The consultations arose out of growing concerns within Haiti and the Caribbean Community about the slow pace of the recovery programme. It has been estimated that only three percent of the funding approved by the IHRC for projects has been allocated to the Haitian Government. Prime Minister Bellerive asserted in a press conference on Thursday that the majority of the debris so far removed has been at the sole expense of the state. He reinforced a perception that debris removal was not regarded as “sexy” since once removed, there would be no lasting monument to the work that had been done as against more attractive investments such as hospital construction and highway development. He suggested that a method be identified to tie rubble removal to construction-type projects to increase its attractiveness to potential investors.
The Prime Minister’s position was echoed by the CARICOM Special Representative who affirmed: “There is no question that Haiti must quickly address its urgent challenges now, and the Caribbean community, as well as myself personally, will leave no stone unturned to make this happen. Unfortunately, many of the projects that have been funded do not represent the priorities of Haiti. As Special Representative for CARICOM and a friend of Haiti, I’m calling on the international community to amend this situation and redirect funds where they are mostly needed.”
In order that CARICOM might best assist Haiti, Mr Patterson further called for the strengthening of the CARICOM office in Haiti as well as the Office of the Special Representative in Kingston.
Among the projects proposed by the consultations, is the creation of a virtual office as an on-line portal that would link all stakeholders in the process and make information more readily available.
The private sector and the Haitian Diaspora Federation representatives also reported on their involvement in a housing expo initiative organized by the Government of Haiti to take place in Port-au-Prince, January 31 to February 3, 2011. Private sector initiatives should soon be boosted by the creation of a CARICOM fund in support of Haiti for which the Caribbean Development Bank has already indicated its support provided that the proposal emanates from the appointed Haitian representative to the CDB Board.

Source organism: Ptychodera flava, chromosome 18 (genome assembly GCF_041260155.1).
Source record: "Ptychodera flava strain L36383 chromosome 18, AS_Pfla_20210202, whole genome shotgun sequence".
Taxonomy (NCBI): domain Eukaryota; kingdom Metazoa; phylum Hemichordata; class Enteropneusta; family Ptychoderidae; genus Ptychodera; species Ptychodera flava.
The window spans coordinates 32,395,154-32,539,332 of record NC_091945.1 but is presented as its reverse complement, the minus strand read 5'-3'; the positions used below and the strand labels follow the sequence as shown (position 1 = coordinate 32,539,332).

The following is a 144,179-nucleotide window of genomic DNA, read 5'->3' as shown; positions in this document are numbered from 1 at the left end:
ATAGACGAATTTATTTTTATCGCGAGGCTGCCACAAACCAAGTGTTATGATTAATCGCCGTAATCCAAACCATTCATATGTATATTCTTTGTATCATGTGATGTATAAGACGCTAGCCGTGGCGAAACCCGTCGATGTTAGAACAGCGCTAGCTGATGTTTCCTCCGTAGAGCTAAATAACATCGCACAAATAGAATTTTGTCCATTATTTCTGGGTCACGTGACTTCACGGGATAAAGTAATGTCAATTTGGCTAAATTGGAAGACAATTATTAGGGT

The technical teams are planning to meet again in two weeks to continue their work. Their goal is that, once approved, projects should go into their implementation phase. Mr. Patterson led a call for the identification and appointment of counterparts within Haiti and CARICOM who would be responsible for sharing information on their particular area of expertise and interest. This would allow for a more efficient system of collaboration and release some of the burden from both the offices of President Preval and Prime Minister Bellerive. A commitment was made by both sides to identify and appoint these key individuals within the next 15 days. Both parties also committed to improving the flow of information dispersal through electronic sources.
While acknowledging the gap in funding immediate requirements, Prime Minister Bellerive explained that significant progress has been achieved in the reconstruction efforts. He cited the reopening of 50 schools in the earthquake affected areas for the 2010 school year. Bellerive also informed the meeting that: “almost one third of those displaced are now out of the tent cities, and the one million who wait, will go home to sturdier, safer buildings than before.”
The Prime Minister added that job creation initiatives are gaining momentum, with three industrial parks already in the works in Port-au-Prince and the northern regions, which are slated to employ approximately 100,000 Haitians. “The Haitian government is working diligently and tirelessly to advance reconstruction and recovery efforts on all fronts. We thank our friends in the Caribbean community and Mr. Patterson especially, for their efforts and generous support.”
Stakeholders present at the consultations agreed that the consultations were a watershed moment in advancing collaboration between Haiti and the Caribbean Community.
Contact: Office of the CARICOM Special Representative for Haiti
Kingston, Jamaica; (876) 929-5701;